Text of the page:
The San Francisco Giants famously won the 2010 World Series by way of dominant pitching and timely, albeit inconsistent, offensive contributions.
This year’s squad has continued the trend and, up until a couple weeks prior to the trade deadline, it’s done so with a roster comprised of players who were all under contract with the storied organization last season.
However, that all changed with the acquisition of then-Astros’ second baseman Jeff Keppinger on July 19th. Keppinger, who’s average sits at .304, immediately became the Giants’ everyday second baseman in the absence of Freddy Sanchez, who was lost to the disabled list in May.
Next came the Mets’ coveted trade chip, Carlos Beltran. At 34, Beltran has shown no signs of slowing down. Despite largely being considered as a rental—Beltran’s contract is up at the end of the season—the Giants reinforced their win-now mentality by trading highly-touted pitching prospect Zach Wheeler to New York in a one-for-one deal.
The third and final piece in what the Giants and generally conservative General Manager Brian Sabean hope will be looked back upon as the Holy Trinity of deadline deals was shortstop Orlando Cabrera. A proven veteran who has seen the postseason in each of the last four seasons —with four different teams, no less—Cabrera looks to provide an immediate offensive upgrade at a previously offensively anemic shortstop position in San Francisco.
With such acquisitions bolstering an offense that doesn’t necessarily need to be “explosive” for what has proven itself to be one of the most dominant pitching staffs in the major leagues, the Giants’ odds to repeat as world champions have increased dramatically.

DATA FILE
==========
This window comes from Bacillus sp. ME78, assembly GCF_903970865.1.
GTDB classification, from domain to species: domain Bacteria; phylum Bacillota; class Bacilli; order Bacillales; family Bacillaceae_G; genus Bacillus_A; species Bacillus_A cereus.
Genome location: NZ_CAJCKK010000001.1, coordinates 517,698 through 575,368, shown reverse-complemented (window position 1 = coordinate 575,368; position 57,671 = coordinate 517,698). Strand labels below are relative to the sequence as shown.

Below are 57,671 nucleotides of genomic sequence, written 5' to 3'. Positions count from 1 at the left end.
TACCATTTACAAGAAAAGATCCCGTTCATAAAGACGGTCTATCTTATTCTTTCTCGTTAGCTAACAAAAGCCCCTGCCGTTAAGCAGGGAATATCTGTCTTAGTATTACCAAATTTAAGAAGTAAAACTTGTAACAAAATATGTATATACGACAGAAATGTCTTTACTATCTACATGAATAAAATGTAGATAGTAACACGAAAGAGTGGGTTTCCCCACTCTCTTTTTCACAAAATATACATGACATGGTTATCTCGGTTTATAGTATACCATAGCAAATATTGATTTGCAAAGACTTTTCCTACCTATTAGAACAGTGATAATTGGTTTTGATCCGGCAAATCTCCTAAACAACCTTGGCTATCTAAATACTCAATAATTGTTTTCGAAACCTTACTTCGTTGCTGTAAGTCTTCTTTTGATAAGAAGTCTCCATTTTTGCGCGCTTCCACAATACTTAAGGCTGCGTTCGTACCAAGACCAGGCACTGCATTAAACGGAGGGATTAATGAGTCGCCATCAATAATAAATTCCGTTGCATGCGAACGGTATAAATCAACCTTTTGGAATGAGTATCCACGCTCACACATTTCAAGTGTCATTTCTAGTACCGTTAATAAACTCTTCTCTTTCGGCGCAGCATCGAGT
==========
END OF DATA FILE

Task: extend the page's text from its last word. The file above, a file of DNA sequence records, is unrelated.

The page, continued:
A club previously comprised of no-name, self-proclaimed “rejects” has put itself on the map in a big way, both collectively and individually. The now-seemingly-capable San Francisco offense has firepower the likes of which haven’t been seen at AT&T Park since the days of Barry Bonds.
Speedy Andres Torres, sure-handed Keppinger, the ever-dangerous Pablo Sandoval, hard-hitting Nate Schierholtz, veterans Carlos Beltran, Orlando Cabrera and Aubrey Huff headline a Giants lineup that suddenly warrants fear around the league. One must also take into account the fact that San Francisco has maintained control of the NL West while Huff, Cody Ross, Aaron Rowand and Pat Burrell have yet to play up to their potentials for the year. Should they begin to hit better, the Giants could easily run away with the division.
Just imagine what the lineup will look like when Buster Posey returns.
Posey, who was lost for the year with a broken ankle, has apparently made significant progress and looks to make a return to the field in time for the postseason.
Should the Giants make the postseason, their rotation will obviously also be one to fear; comprised of Tim Lincecum, Matt Cain, young lefty Madison Bumgarner and Jonathan Sanchez (who looks to make a comeback from the DL in the near future)—all of whom have proven themselves to be capable of succeeding on the biggest of stages—and anchored by a resurgent Ryan Vogelsong, opposing lineups will be lucky to scratch out runs, as was the case in the 2010 postseason.
Who’s to say lightning doesn’t strike twice? You heard it here first—the San Francisco Giants will face the Phillies in the 2011 NLCS, and will play for a chance to make it to the World Series for the second consecutive season.
Michael Manbert is a reporter for SFGiantsInsider.com.
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